The Orlando Magic Are A Better Team Since Their Trades
In the 26 games the Magic played before their roster overhaul was complete, the Magic were outscoring their opponents by 4.2 points per 100 possessions, a rate not commensurate with an elite team.
Since then, the Magic have outscored their opponents by a more impressive 7.5 points per 100 possessions, a point differential more in line with how one of the best teams in the NBA would perform. Most of the outscoring of their opponents that the Magic have done over the last 16 games occurred in their nine-game winning streak where they beat their foes by 14.7 points per 100 possessions.
The two biggest differences in play between the Magic before the trade and the Magic since are in their improved assist rate (assists per 100 possessions) and shooting percentages.
The increase in the assist rate from 15.2 to 17.5 and the decrease in turnover rate (turnovers per 100 possessions) from 12.0 to 10.9 have everything to do with Hedo Turkoglu. In his playmaker and distribution role on offense, he is truly excelling. Turkoglu has not just returned to his level of play for the Magic since before he left after the 2008-09 season, he is playing better than he ever has for the franchise.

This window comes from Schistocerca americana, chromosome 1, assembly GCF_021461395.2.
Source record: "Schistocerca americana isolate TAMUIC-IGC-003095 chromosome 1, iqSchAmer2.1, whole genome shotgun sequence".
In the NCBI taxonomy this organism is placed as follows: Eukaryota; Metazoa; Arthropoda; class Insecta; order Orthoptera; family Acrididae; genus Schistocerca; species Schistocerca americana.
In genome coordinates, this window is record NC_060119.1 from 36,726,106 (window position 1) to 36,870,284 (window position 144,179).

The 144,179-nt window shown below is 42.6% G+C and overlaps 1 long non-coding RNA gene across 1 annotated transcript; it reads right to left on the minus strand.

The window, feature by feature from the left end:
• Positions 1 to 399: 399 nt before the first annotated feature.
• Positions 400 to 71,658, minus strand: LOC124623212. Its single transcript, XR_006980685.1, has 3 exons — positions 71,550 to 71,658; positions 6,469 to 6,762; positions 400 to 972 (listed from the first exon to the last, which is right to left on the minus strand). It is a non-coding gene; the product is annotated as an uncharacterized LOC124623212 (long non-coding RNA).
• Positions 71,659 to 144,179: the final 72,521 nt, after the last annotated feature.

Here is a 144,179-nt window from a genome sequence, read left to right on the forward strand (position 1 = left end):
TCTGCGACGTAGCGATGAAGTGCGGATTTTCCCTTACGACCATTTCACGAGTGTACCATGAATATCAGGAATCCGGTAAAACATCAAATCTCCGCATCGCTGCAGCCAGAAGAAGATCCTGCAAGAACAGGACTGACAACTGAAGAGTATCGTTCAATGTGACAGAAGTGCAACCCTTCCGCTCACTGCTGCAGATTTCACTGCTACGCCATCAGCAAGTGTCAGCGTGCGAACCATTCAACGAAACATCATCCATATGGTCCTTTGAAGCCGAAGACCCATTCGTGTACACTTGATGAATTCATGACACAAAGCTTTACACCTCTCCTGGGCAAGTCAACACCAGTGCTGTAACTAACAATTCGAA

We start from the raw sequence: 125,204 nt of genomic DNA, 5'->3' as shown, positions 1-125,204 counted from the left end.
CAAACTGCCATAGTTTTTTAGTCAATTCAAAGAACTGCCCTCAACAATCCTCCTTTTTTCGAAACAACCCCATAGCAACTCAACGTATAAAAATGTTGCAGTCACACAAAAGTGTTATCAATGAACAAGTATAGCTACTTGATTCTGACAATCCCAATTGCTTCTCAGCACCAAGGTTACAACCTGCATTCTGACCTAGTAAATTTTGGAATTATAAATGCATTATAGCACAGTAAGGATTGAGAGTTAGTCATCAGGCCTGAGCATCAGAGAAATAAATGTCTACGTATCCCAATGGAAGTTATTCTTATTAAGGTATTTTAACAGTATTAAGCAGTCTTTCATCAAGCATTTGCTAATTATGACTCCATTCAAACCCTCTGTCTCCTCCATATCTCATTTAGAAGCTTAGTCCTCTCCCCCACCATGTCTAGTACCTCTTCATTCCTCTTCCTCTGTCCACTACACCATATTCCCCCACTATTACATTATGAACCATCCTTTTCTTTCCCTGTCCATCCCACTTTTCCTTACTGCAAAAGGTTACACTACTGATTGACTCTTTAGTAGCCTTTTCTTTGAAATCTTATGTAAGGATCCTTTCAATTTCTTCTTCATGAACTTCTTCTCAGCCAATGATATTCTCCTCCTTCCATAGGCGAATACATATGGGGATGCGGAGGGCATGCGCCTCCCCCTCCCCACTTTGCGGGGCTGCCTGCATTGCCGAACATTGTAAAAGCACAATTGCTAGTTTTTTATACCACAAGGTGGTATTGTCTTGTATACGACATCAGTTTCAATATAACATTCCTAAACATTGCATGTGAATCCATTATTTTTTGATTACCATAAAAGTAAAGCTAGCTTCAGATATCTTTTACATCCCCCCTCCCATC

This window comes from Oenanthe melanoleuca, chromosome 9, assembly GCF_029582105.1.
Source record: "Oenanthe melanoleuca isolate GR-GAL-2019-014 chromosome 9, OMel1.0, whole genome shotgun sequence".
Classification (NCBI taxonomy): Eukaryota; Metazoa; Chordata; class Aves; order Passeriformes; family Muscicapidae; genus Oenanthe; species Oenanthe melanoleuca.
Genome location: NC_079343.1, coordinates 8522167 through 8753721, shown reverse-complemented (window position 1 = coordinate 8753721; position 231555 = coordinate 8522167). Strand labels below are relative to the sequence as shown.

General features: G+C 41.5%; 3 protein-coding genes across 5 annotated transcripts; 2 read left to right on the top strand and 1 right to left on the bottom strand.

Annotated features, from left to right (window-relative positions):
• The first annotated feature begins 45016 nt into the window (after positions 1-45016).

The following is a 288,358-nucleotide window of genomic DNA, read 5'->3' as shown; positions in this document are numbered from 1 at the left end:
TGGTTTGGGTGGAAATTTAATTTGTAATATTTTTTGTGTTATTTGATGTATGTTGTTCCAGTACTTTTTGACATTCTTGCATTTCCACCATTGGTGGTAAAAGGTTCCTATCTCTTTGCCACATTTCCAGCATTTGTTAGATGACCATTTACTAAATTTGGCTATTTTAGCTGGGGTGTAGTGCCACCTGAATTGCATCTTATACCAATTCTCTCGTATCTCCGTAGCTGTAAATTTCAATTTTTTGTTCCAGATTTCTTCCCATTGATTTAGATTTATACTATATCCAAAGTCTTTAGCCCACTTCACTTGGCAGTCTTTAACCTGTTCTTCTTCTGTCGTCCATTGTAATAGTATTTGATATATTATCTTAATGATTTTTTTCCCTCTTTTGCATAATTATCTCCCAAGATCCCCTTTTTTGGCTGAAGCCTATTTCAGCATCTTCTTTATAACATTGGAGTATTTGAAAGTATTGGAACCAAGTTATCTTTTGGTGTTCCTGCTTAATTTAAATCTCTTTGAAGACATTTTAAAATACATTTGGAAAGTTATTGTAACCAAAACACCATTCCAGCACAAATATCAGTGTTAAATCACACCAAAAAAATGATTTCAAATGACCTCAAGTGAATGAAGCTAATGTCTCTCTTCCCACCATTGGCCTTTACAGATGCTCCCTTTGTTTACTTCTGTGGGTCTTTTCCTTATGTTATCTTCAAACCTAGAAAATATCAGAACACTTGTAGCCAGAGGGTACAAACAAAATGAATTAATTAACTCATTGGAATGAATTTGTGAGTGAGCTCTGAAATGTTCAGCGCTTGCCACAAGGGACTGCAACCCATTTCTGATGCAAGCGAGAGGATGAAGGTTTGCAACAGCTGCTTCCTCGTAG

Turkoglu's 27.3 assist percentage and 15.2 turnover percentage comprise the best such ratio he has ever had over the course of his career. Also, his 0.159 win shares per 48 minutes are superior to anything he had done previously while wearing a Magic uniform.
The increases in shooting percentages, including boosts in effective field goal percentage from 51.9 percent to 53.4 percent and true shooting percentage from 55.2 percent to 56.9 percent, have been in large part due to three Magic players.
Jason Richardson is the first player that deserves mentioning. Richardson was secured from the Phoenix Suns to replace Vince Carter, a task he has completed most admirably.
For the Magic, Richardson has a 56.0 effective field goal percentage and a 57.9 true shooting percentage, superior to Carter's 52.1 effective field goal percentage and 55.7 true shooting percentage. The advantage Richardson holds over Carter in effective field goal percentage is due to his 39.8 three-point percentage; Carter's three-point percentage was 34.6 percent for the Magic this season.
With his 17.1 assist percentage, Carter was much better at setting up his teammates for baskets than Richardson (7.8 assist percentage), but with Turkoglu on the roster, the Magic only need Richardson to be an efficient shooter for the team, and he has performed so well in that singular role, his 112 points produced per 100 possessions top the more well-rounded Vince Carter's 110 points produced per 100 possessions.
The improvements the Magic have made on offense since the trade are not the result of just the new players on the roster. Two role players, J.J. Redick and Ryan Anderson, are also big reasons why the Magic's offense has been able to score at a more efficient clip, owing to the fact each player is sporting a spectacular 63.1 true shooting percentage in that time frame. They are also averaging 12.1 and 12.6 points per game, respectively.